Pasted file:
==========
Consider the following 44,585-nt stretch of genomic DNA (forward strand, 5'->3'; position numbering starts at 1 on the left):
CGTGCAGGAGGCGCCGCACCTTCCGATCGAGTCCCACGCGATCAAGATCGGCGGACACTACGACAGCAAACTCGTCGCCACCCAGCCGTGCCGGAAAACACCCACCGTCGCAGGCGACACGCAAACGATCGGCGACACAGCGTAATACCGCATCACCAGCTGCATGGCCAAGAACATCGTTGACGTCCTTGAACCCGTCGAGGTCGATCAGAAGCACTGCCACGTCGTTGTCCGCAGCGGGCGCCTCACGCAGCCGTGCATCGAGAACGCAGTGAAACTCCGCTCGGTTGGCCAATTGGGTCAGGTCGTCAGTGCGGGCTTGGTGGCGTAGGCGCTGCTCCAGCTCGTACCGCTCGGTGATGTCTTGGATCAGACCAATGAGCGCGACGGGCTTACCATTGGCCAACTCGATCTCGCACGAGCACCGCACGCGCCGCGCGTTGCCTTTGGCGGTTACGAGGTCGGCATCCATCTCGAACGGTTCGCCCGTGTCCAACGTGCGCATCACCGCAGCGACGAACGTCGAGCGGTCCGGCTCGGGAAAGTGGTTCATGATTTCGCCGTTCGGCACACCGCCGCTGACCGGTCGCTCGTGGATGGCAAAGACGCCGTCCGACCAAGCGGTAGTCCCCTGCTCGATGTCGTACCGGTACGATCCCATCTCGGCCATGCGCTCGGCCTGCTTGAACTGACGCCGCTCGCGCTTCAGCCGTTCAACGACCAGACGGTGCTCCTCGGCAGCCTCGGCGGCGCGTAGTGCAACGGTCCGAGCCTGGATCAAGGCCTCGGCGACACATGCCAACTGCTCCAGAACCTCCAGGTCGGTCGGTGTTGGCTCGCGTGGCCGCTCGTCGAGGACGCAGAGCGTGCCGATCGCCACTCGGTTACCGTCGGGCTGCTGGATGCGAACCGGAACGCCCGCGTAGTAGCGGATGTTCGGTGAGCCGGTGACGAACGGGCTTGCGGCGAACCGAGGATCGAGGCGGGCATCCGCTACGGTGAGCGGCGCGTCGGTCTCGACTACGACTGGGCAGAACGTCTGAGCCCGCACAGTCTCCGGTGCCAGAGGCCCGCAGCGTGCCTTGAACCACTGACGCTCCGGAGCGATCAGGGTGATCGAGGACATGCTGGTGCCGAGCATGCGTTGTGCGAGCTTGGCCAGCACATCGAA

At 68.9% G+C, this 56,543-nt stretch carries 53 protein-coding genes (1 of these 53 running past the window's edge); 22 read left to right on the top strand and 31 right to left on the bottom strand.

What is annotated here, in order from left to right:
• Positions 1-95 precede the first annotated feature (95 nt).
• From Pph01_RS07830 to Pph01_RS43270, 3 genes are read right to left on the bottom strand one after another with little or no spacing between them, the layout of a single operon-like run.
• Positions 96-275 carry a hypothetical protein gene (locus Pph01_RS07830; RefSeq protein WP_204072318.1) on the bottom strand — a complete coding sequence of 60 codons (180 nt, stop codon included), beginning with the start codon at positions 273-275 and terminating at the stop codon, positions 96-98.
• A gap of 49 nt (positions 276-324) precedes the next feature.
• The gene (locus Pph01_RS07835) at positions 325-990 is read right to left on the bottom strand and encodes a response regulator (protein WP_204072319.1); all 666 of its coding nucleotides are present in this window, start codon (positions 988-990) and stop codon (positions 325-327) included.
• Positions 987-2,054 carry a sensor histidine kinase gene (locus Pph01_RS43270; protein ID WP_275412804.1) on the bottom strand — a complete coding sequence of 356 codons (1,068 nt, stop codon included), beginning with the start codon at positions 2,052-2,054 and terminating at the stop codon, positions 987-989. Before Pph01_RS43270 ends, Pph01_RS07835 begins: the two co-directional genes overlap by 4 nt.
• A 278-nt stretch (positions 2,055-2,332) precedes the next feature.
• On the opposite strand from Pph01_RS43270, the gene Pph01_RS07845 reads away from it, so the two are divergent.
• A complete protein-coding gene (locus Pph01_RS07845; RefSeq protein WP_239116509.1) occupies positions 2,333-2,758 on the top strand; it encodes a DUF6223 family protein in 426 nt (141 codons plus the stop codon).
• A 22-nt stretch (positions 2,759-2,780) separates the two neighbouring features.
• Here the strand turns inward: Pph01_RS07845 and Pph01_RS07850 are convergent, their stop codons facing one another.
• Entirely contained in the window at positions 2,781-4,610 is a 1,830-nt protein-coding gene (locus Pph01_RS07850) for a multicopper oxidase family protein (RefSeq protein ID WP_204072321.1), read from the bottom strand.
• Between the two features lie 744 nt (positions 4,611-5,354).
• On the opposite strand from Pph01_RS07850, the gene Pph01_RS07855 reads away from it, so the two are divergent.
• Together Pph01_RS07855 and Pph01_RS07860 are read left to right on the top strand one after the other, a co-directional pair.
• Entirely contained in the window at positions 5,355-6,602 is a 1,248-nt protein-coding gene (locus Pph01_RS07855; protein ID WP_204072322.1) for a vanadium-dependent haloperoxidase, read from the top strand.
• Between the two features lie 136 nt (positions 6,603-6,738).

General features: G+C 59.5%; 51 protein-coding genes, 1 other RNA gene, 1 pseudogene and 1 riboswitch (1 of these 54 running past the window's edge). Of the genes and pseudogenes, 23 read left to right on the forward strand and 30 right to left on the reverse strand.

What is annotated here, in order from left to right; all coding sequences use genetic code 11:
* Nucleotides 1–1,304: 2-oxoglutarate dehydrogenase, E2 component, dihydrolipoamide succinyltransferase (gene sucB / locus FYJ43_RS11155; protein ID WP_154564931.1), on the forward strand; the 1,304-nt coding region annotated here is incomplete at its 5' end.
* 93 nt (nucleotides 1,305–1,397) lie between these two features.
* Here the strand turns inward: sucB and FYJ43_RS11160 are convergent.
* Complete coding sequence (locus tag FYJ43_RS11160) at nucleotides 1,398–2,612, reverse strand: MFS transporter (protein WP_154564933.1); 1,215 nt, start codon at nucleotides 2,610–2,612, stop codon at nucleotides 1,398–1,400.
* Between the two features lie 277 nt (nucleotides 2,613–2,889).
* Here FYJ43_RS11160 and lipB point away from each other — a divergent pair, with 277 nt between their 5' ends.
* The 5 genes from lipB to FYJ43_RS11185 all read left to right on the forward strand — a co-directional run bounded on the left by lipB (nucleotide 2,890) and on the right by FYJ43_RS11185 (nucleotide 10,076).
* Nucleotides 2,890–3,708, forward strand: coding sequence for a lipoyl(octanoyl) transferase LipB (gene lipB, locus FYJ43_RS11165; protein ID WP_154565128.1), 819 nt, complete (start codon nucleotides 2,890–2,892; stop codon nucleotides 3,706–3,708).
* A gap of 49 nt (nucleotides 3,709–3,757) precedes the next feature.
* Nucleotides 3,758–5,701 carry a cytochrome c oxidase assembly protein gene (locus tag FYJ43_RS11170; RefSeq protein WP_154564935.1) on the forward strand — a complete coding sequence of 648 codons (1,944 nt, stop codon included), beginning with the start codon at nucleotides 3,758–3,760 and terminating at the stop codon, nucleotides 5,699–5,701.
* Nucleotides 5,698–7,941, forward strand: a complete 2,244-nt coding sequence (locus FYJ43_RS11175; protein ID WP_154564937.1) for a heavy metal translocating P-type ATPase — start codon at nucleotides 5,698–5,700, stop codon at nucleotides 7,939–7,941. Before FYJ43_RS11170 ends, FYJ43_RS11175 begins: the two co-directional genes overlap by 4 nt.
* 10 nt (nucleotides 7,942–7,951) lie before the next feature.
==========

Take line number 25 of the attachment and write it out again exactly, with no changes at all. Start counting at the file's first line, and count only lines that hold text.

* 93 nt (nucleotides 1,305–1,397) lie between these two features.